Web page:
Reasoning: well, of course it depends on you, and your taste. We prefer the new Esotec more often than the Esotar2. Why ?, well on certain source material we found the Esotar2 (used in the Dyn S25) to reveal everything to a degree that some may find or refer to as 'too revealing'. The Esotar2 has many incredible attributes but can be less forgiving if you are not listening to well recorded material and have a substantially funded rack of electronics. The Esotar2 is a wonderful tweeter most of the time. The new Esotec seems to be as smooth without going to the 'Extreme fine line' of the Esotar2, In other words, you can probably enjoy more 'less perfectly recorded material' without reaching for the volume 'down' direction. I am most curious what the S5.4 will sound like with the Esotar2 tweeter in it; w/ similar design and construction as the S3.4's. Don't get me wrong, the Esotar2 with the right equipment and right source material is an unbelievable tweeter; probably the very best I've ever heard (under ideal source material and gear). Under less ideal conditions though - the Esotar2 tweeter can occasionally sound slightly "over exposed" NOT nasally; not hard; not fatiguing, not metallic, .. the kindest words too describe it could be that it: "dance the fine line of too extreme”. The only other tweeter which floored me was the original Esotar (found on the C3’s); sometimes I think that is sweeter than the Esotar2. In summary, for everday listening of 'non-audiophile recordings', as well as dvd films; the new S3.4 Esotec driver is SUPER SMOOTH and never sounds 'over exposed'. Note: [The same/new Esotec tweeter found in the new S1.4's should easily rival the 1.3SE's tweeter; making the 1.3SE tweeter seemed prematurely rolled-off. We lived with the 1.3SE's for more than 2-years and we are confident (in our experiences) that this new tweeter is more musical and natural sounding than the version in the 1.3SE's; and a smidge more forgiving that the Esotar2. ]

Example: Joni Mitchell - cd.Hejira [asylum 1087-2]
Track 3 (on S25’s); here comes the fine line of too much resolution on the upper voice of Joni through the s25's... reaching for the remote, imaging is very very good though. Bass line is quick and below the physical box of the speaker, harmonica is sweet and layered with the voice
Track 3 (on S3.4’s): listenable all the way through. Much different experience with the high frequencies, can play at same volume without wanting to turn it down
Track 8 (on S25’s): voice is getting muttled in the instruments and the chorus section get's bright and edgy.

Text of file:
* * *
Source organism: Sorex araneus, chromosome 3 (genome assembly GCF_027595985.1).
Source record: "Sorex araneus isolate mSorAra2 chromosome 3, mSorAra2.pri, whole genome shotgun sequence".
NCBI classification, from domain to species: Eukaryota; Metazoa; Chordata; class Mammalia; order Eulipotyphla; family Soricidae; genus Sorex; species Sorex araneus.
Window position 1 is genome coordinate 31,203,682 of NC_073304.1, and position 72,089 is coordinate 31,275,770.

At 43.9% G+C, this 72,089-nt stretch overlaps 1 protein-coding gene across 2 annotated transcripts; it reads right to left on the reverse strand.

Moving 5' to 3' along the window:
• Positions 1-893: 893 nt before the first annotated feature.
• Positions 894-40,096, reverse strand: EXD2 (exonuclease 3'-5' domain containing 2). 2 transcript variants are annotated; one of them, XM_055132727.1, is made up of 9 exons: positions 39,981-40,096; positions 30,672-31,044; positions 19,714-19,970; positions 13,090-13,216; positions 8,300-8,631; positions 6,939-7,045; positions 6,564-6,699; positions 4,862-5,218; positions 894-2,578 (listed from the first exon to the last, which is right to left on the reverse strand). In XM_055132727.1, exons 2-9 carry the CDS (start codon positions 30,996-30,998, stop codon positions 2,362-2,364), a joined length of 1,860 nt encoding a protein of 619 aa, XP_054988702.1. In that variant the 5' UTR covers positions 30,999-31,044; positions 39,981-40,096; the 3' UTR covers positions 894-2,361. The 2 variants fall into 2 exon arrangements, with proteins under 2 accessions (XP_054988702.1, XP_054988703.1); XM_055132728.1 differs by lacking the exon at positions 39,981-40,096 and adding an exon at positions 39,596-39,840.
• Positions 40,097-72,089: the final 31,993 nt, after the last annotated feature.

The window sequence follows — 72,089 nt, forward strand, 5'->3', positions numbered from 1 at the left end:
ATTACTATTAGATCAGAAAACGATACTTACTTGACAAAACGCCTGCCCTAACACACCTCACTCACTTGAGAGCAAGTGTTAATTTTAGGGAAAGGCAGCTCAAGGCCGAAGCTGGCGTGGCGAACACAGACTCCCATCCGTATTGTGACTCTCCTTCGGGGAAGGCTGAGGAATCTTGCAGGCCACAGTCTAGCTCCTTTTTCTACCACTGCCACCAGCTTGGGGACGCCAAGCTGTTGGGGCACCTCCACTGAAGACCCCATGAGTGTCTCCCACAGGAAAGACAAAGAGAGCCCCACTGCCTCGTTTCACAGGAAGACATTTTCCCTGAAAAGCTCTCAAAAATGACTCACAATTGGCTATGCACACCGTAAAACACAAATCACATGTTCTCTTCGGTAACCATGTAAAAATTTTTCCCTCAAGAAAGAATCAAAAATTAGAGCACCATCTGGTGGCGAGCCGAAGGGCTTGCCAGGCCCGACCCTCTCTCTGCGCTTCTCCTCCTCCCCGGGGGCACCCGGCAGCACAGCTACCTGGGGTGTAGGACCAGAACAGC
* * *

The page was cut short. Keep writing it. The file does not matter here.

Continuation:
Track 8 (on S3.4’s): imaging is spot on; voice is sweet without being edgy, guitar plucking is apparent

Example: Kenny Burrell & John Coltrane - cd [xrcd nj8276]
Track 4 (on S25’s): Clear and open, superb imaging well above height of speaker top
Electric guitar starts in w/black quiet background; sax comes back in to accompany; very nicely executed
Track 4 (on S3.4’s): matching S25 on realism; however there is more ‘ambiance’ of the recording setting and enviroment; bigger sense of space around the musician’s
Track 5 (on S25’s): Clear but depth of soundstage arrangement is short - not deep, once too many instruments the picture gets flat.
Track 5 (on S3.4’s): Soundstage is larger and doesn’t lose the mood of the music when all instruments are playing at the same time; no congestion.

I have lived happily with the 1.3Se's, S25's and the S3.4's. The 1.3Se are easily outclassed compared to the S25's and S3.4's with respect to overall sound, range, dynamics, and resolution. So it comes down to the S25's and S3.4's. I have played them side-by-side in my house and we both are confident in our observations within the context of our system; we cannot tell you how these perform under different equipment and room etc. Our listening indicates that the S3.4 has an inherent level of finesse and sonic strength that moves beyond the outstanding qualities found in the S25. Since the S25 has a 25-year warranty and is limited production; as well as the Esotar2 tweeter - it could be the last speaker purchase for many people and they could be completely satisfied for a very long time. The S25 does tend to omit some lower hz information (by design) which further illuminates it’s mid-range and upper strengths.